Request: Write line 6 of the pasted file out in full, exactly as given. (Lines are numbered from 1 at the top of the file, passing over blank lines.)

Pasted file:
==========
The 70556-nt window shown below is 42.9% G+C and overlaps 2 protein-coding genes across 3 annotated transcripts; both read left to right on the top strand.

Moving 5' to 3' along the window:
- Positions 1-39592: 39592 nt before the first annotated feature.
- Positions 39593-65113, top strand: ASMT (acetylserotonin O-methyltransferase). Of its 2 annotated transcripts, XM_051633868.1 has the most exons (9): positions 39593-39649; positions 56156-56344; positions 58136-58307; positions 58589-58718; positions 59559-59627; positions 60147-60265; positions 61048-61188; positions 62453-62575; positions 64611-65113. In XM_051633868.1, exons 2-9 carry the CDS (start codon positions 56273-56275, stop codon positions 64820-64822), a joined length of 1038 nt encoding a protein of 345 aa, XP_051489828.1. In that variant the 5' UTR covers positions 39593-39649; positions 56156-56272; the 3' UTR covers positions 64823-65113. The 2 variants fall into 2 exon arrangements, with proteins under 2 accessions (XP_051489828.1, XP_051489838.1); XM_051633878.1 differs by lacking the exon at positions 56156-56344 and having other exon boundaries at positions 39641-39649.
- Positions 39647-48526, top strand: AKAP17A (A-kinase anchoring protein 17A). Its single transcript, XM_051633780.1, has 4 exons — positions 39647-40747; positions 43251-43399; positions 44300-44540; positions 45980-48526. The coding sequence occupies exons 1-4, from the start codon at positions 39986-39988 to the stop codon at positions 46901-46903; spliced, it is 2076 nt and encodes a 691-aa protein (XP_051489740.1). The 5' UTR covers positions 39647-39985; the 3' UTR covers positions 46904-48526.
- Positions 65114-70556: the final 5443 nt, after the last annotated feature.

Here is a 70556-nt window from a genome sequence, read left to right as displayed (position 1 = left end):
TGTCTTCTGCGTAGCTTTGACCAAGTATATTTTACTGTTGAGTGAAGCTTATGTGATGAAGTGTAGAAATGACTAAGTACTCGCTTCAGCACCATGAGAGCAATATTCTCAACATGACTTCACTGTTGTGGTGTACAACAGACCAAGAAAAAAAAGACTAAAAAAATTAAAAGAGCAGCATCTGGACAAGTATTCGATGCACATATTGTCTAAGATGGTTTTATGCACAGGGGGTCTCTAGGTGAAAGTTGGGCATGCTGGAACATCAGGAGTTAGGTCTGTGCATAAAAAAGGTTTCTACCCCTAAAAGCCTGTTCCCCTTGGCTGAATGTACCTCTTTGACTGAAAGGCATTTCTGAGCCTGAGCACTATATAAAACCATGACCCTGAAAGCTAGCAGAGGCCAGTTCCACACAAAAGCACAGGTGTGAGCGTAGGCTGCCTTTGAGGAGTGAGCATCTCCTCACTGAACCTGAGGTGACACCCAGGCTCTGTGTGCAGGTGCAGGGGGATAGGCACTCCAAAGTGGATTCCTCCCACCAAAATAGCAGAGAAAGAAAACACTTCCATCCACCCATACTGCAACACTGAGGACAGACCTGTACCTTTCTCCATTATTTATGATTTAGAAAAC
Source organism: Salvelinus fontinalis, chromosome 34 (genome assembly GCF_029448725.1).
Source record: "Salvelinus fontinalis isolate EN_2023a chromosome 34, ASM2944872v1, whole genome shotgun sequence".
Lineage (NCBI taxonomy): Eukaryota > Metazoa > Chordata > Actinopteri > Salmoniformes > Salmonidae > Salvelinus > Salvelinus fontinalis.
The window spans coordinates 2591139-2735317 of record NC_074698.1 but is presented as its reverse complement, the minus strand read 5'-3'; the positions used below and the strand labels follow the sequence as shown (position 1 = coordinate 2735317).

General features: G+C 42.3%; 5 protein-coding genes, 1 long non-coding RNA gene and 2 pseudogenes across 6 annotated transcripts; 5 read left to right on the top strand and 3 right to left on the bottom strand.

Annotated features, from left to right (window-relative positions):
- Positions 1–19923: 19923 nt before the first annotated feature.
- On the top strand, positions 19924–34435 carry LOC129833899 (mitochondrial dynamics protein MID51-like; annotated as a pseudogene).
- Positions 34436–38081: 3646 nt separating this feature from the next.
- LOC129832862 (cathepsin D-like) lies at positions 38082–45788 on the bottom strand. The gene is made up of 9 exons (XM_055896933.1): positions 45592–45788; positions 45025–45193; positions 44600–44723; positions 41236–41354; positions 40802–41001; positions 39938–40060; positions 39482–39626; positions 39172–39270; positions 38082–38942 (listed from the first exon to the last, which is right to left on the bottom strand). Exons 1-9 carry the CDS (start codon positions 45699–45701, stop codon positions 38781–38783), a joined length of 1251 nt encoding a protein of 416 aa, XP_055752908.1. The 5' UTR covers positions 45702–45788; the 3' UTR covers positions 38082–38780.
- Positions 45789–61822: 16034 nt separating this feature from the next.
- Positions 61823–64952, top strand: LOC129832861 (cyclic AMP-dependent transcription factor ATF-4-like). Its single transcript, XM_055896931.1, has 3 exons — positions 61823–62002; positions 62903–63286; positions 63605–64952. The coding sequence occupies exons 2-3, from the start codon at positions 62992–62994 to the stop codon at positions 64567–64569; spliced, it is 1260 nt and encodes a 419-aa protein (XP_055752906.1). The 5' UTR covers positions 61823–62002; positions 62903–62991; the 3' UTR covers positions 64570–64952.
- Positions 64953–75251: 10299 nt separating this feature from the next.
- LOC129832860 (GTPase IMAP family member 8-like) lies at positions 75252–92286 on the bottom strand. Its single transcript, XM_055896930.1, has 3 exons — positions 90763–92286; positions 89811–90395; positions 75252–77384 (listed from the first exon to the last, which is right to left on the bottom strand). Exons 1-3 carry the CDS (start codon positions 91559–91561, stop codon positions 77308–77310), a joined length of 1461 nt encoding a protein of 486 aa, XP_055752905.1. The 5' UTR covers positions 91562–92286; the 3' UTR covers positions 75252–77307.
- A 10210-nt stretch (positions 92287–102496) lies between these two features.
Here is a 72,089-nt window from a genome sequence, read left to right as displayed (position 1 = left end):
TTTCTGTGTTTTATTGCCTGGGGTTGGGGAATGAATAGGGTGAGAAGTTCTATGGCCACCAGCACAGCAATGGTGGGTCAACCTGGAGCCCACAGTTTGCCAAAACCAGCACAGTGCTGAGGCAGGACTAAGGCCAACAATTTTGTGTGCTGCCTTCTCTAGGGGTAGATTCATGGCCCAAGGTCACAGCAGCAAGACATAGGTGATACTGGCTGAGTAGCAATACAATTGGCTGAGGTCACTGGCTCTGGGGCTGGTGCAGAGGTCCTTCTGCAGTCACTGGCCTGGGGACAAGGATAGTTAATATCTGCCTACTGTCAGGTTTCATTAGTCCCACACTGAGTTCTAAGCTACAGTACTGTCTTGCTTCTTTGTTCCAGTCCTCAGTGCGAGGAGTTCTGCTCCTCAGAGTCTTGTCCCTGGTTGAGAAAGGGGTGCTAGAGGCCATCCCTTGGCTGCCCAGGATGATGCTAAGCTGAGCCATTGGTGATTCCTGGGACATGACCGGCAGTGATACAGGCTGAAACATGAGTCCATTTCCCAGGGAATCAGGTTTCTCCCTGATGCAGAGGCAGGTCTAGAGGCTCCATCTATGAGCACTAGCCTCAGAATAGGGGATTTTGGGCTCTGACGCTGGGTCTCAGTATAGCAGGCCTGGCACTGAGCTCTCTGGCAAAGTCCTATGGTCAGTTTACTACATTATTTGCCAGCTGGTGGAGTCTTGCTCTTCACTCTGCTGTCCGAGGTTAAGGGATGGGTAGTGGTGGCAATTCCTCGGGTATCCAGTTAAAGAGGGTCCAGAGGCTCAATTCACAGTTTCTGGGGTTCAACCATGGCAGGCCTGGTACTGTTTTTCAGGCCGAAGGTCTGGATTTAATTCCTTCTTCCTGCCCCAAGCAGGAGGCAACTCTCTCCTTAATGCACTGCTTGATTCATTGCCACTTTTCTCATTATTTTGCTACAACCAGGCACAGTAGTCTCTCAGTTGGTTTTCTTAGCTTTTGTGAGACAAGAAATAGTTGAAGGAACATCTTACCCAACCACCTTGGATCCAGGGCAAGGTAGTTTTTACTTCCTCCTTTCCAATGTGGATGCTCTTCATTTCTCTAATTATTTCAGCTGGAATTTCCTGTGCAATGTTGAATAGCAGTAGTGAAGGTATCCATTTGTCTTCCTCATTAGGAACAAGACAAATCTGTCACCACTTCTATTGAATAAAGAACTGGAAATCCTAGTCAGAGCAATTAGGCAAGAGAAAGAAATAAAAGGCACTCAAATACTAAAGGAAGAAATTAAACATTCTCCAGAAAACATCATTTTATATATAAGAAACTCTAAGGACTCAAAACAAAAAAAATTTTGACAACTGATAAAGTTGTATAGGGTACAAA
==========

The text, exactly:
- Positions 65114-70556: the final 5443 nt, after the last annotated feature.